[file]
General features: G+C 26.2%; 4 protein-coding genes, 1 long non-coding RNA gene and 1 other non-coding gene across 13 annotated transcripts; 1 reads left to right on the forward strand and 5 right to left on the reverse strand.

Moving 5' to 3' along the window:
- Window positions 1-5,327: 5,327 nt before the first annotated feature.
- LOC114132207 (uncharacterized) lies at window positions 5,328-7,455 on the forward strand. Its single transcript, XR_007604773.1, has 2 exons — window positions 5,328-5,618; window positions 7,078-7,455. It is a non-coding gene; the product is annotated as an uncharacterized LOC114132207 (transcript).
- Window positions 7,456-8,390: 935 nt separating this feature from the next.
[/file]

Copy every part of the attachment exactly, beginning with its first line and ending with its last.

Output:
General features: G+C 26.2%; 4 protein-coding genes, 1 long non-coding RNA gene and 1 other non-coding gene across 13 annotated transcripts; 1 reads left to right on the forward strand and 5 right to left on the reverse strand.

Moving 5' to 3' along the window:
- Window positions 1-5,327: 5,327 nt before the first annotated feature.
- LOC114132207 (uncharacterized) lies at window positions 5,328-7,455 on the forward strand. Its single transcript, XR_007604773.1, has 2 exons — window positions 5,328-5,618; window positions 7,078-7,455. It is a non-coding gene; the product is annotated as an uncharacterized LOC114132207 (transcript).
- Window positions 7,456-8,390: 935 nt separating this feature from the next.